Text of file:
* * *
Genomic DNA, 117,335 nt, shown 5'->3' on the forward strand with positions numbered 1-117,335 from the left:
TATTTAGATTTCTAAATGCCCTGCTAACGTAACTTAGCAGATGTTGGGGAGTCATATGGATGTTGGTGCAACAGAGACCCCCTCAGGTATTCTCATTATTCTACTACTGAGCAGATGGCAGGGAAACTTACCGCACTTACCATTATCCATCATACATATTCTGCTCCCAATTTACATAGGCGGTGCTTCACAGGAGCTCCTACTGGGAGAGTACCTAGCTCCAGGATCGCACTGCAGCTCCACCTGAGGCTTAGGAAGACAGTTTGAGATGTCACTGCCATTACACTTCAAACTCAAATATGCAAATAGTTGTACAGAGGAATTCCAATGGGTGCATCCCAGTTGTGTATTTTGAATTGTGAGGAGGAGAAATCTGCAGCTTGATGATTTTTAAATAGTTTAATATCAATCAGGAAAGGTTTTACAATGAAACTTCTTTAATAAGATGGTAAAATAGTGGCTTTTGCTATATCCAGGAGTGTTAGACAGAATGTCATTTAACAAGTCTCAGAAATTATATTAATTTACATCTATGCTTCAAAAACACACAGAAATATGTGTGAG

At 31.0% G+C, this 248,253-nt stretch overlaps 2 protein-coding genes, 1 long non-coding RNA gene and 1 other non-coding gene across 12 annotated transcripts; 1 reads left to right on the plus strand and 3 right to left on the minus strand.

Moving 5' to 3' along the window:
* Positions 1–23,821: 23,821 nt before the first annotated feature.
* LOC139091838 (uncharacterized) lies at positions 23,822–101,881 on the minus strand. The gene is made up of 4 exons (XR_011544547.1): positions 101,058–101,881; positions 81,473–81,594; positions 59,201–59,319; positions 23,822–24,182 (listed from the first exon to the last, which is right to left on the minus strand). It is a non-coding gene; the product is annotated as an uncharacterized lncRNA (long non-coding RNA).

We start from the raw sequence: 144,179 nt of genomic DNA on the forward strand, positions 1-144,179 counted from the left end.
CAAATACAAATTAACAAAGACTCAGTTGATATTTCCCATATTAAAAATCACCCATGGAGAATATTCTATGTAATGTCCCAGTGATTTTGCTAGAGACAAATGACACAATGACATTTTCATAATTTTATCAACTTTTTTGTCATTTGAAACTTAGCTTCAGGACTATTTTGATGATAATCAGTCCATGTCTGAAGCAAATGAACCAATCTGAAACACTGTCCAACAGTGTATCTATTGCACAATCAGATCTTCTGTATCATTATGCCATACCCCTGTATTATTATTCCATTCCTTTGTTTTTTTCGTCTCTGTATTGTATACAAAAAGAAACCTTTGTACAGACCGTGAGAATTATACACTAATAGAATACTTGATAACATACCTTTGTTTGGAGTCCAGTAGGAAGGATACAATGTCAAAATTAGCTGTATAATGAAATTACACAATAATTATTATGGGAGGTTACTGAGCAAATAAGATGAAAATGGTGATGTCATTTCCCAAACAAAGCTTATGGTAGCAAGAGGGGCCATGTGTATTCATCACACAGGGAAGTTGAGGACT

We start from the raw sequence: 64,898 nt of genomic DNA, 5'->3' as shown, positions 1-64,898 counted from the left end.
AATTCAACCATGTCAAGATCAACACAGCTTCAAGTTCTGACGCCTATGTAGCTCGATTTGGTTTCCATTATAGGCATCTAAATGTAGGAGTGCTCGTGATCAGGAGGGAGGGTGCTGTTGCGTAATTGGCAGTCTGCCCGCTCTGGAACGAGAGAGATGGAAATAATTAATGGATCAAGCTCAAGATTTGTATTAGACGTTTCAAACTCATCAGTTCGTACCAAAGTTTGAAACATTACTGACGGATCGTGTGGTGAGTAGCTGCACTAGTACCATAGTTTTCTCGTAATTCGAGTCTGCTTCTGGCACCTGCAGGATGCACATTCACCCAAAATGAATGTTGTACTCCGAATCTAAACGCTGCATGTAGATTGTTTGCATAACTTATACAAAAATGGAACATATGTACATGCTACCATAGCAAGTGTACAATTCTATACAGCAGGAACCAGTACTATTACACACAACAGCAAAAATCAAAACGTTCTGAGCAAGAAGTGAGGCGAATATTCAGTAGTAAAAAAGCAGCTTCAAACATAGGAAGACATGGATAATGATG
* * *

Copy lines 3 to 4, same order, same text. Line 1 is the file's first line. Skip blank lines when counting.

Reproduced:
At 31.0% G+C, this 248,253-nt stretch overlaps 2 protein-coding genes, 1 long non-coding RNA gene and 1 other non-coding gene across 12 annotated transcripts; 1 reads left to right on the plus strand and 3 right to left on the minus strand.

Moving 5' to 3' along the window: